The Health Insurance Portability and Accountability Act (HIPAA) is a federal law that provides standards for electronic health records. Among other things, it sets restrictions on how providers can share their patients’ medical records and what insurance plans are required to provide coverage for.
What Are Covered Entities Under HIPAA?
Certain laws and regulations must be followed for HIPAA compliance. A person, institution, or organization that is required to comply with HIPAA is known as a covered entity. There are three types of covered entities at the moment:
1. Health Plans
An individual or group plan that offers or pays for medical treatment, with certain limitations. Health insurance firms, HMOs (Health Maintenance Organizations), employer-sponsored health plans, and government-funded healthcare programs are among these institutions. Medicare, Medicaid, veterans’ and military health programs are all examples of this.
2. Healthcare Providers
A service provider, a medical or health-care professional, or any other person or organization who provides, invoices, or gets reimbursed for health-care services in the ordinary course of business.
This includes every healthcare provider who electronically communicates health record information in conjunction with specific transactions, regardless of size, including institutional providers such as hospitals and non-institutional providers such as doctors, dentists, and other practitioners.
3. Healthcare Clearinghouses
A billing service, repricing firm, community health management information system or community health information system, and “value-added” networks are examples of public or private entities.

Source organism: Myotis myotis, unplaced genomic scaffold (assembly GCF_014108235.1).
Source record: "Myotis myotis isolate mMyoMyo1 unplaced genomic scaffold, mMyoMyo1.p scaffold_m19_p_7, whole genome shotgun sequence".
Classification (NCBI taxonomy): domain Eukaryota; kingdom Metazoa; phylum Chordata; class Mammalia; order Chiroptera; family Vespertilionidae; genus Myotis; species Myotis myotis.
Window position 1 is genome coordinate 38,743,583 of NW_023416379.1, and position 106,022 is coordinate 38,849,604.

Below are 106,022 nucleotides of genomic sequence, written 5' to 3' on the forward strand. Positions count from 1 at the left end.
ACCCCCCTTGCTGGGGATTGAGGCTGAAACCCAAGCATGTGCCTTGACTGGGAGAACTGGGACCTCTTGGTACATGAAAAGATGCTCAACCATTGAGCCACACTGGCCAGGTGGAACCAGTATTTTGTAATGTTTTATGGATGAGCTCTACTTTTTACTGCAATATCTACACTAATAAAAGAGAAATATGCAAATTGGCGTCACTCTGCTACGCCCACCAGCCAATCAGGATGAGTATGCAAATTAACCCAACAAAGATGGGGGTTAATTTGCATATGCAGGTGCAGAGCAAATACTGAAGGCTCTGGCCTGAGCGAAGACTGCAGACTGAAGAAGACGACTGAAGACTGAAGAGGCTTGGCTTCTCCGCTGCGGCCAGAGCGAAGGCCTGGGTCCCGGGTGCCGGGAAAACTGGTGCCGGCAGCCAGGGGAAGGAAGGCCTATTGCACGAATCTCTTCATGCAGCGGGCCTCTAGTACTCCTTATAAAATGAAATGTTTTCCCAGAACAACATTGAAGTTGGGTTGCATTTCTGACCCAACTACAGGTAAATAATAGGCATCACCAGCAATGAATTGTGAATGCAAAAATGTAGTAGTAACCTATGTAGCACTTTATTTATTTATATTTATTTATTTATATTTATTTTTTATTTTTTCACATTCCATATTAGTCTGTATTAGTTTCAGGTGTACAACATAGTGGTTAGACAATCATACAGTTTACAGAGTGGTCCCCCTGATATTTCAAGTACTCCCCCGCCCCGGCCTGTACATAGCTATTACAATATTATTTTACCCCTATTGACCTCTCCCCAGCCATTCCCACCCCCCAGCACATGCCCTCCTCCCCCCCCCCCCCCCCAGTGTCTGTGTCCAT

What is considered a Business Associate?
A person or organization who performs or aids in the execution of a function or activity involving the use or disclosure of personally identifiable health information on behalf of a covered entity, such as data analysis, claims processing or administration, utilization review, and quality assurance reviews, or any other business performance or activity governed by the HIPAA Administrative Simplification Rules, including the Privacy Rule, on behalf of a covered entity.
Persons or entities providing legal, actuarial, accounting, consulting, data aggregation, management, administrative, accreditation, or financial services to or for a covered entity that require the covered entity or another business associate of the covered entity to disclose individually identifiable health information to that person or entity are considered business associates. One of a covered entity’s business partners is not a member of its workforce. A covered entity may work with another covered entity as a business partner.
What is a Business Associate Agreement?
A BAA is a HIPAA-compliant written contract between a covered organization and a business partner. This contract must have at least ten different clauses. Although third-party administrators are not protected entities, they may be considered business associates.